Utility regulators criticize National Grid’s storm response

By John Krinjak

Email: jkrinjak@abc6.com

Twitter: @johnkrinjakABC6

WARWICK, R.I. (WLNE) — The October 2017 storm itself was bad enough.

"A tree had fallen, took down the wires, tore down this telephone pole, fell on our property.//we couldn’t get out," said John Wheeler of Warwick.

But the state investigation into how National Grid handled nearly 150,000 outages in Rhode Island found a mismanaged response only added insult to injury

"They really weren’t able to make the decision to go from a lower-level presumption of damage to a higher level//and thus that might have contributed a bit to the delay in getting additional resources in place," said Thomas Kogut of the Rhode Island Division of Public Utilities and Carriers.

The probe also found National Grid failed to effectively manage those out of state crews when they did arrive, or adequately communicate with residents and businesses about the restoration.

"Massachusetts and Connecticut, they were back online sooner and it was the same storm. So something went wrong here, and they were just too slow to adapt and too slow to communicate," said Gov. Gina Raimondo.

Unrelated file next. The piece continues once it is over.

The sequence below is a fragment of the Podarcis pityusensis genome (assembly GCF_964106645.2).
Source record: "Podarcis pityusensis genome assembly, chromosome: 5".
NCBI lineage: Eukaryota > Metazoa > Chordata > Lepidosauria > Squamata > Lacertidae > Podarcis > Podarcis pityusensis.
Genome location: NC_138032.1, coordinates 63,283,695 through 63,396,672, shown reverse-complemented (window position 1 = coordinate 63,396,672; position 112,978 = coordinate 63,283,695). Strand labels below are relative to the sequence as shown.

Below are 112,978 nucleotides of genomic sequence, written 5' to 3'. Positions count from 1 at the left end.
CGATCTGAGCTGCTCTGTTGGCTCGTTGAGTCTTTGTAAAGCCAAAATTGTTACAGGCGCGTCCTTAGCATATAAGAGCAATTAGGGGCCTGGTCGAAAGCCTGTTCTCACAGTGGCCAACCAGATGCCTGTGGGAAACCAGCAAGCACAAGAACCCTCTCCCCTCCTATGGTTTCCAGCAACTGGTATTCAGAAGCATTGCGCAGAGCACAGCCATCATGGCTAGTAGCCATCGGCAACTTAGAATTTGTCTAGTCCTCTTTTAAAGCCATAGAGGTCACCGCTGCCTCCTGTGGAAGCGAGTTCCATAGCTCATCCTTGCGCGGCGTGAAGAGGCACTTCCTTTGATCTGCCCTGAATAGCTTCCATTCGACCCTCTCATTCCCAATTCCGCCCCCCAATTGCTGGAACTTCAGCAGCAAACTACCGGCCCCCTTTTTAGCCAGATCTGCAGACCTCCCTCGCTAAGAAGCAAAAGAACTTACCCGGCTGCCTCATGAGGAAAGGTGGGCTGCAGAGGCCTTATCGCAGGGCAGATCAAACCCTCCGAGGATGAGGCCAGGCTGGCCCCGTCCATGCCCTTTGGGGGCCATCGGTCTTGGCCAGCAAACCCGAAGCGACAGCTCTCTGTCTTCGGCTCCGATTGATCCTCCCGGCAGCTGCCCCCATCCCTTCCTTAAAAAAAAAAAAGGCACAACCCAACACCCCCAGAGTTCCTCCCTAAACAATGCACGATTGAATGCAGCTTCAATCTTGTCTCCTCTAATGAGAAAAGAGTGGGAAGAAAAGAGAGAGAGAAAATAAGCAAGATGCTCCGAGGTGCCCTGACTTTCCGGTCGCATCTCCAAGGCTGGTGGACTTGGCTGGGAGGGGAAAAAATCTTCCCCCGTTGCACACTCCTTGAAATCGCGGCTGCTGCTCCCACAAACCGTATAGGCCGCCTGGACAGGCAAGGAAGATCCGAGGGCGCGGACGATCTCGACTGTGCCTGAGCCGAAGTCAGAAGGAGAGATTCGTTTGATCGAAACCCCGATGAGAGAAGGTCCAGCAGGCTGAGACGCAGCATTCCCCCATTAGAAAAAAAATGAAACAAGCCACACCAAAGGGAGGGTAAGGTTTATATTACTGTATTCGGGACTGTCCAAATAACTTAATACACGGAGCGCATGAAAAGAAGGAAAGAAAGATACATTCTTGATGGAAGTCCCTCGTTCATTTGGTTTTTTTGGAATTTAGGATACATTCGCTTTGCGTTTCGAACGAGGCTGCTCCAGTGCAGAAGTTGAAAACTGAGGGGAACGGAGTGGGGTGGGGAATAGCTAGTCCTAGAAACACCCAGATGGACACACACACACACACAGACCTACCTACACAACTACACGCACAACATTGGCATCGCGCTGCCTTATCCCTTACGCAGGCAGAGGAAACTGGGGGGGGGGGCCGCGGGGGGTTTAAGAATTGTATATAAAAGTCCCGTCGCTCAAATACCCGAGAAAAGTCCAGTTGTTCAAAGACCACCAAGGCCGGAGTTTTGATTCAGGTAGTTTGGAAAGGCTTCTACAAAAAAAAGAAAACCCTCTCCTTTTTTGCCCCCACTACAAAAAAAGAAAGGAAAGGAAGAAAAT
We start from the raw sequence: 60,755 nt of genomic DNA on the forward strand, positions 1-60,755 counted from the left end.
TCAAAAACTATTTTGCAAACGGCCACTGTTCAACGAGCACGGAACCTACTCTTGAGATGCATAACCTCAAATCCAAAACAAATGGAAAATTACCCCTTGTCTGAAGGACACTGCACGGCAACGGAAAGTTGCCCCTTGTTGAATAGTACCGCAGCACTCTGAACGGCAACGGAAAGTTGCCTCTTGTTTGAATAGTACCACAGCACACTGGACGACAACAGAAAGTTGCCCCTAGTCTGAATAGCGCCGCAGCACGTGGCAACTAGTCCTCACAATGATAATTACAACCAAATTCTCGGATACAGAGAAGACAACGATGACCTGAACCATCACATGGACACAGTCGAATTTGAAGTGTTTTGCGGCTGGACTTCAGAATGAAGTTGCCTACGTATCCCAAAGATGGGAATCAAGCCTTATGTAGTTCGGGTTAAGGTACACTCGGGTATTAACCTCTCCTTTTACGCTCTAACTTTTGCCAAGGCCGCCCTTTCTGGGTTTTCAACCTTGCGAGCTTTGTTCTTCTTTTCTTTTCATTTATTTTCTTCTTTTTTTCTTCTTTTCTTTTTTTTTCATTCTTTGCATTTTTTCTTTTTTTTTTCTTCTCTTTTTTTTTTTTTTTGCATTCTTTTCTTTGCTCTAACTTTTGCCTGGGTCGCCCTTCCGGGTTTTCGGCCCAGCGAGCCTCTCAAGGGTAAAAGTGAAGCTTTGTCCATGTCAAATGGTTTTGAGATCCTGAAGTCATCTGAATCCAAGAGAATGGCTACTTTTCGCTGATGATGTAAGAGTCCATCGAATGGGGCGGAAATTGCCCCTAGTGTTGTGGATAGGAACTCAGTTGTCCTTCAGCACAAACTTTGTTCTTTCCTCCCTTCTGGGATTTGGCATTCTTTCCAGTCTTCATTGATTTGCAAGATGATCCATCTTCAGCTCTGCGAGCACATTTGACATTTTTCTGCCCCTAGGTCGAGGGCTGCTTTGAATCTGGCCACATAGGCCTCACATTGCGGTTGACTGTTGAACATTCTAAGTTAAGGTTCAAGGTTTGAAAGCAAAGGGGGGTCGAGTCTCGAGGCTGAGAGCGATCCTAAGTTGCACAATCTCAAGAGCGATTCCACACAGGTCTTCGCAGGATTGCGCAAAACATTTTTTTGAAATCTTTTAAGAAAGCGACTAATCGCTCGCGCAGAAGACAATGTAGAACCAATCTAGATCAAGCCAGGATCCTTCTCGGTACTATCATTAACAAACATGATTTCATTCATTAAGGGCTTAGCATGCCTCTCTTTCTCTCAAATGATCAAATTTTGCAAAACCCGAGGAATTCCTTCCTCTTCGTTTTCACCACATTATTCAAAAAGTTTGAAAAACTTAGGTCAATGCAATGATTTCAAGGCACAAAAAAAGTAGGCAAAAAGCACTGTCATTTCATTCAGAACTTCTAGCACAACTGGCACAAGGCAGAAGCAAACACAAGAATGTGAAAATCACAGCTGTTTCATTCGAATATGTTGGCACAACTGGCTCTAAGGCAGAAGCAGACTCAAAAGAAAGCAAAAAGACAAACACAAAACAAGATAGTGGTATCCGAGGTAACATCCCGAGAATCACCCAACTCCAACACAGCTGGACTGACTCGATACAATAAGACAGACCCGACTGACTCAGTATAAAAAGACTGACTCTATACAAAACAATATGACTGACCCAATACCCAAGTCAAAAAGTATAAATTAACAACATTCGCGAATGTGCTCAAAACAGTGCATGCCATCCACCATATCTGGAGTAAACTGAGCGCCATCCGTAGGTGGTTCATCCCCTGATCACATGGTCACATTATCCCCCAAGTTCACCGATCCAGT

On Superior Street in Warwick, residents were in the dark for for nearly five days.

"Just one tree fell down, big one, but it took them so long. The street was blocked, and it was just a very slow process. I don’t know why," said Nancy Wunderlier of Warwick. 

"They should have said if this happened here and this comes down, this is what has to be done. You’ve got to stay there and get it done," said Frank Wunderlier of Warwick. 

The state is now demanding national grid make several changes in the next four months–like improving communication with customers, proactive measures like tree trimming, and reimbursing customers for the slow response.

"We’re going to keep them on a very short leash so we can make sure they’re doing what we think they need to do so Rhode Islanders get what they deserve," said Raimondo.

It was not all bad for National Grid. The report praises the work of line crews.

Also, we found a couple people who thought they did a good job and it was a challenging situation. 

As for the company, it declined an on-camera interview–instead issuing a statement that reads in part, ""We look forward to engaging more with the Division in a fact-based discussion about the October 2017 storm and exploring how we can continue to improve our restoration plans and performance."

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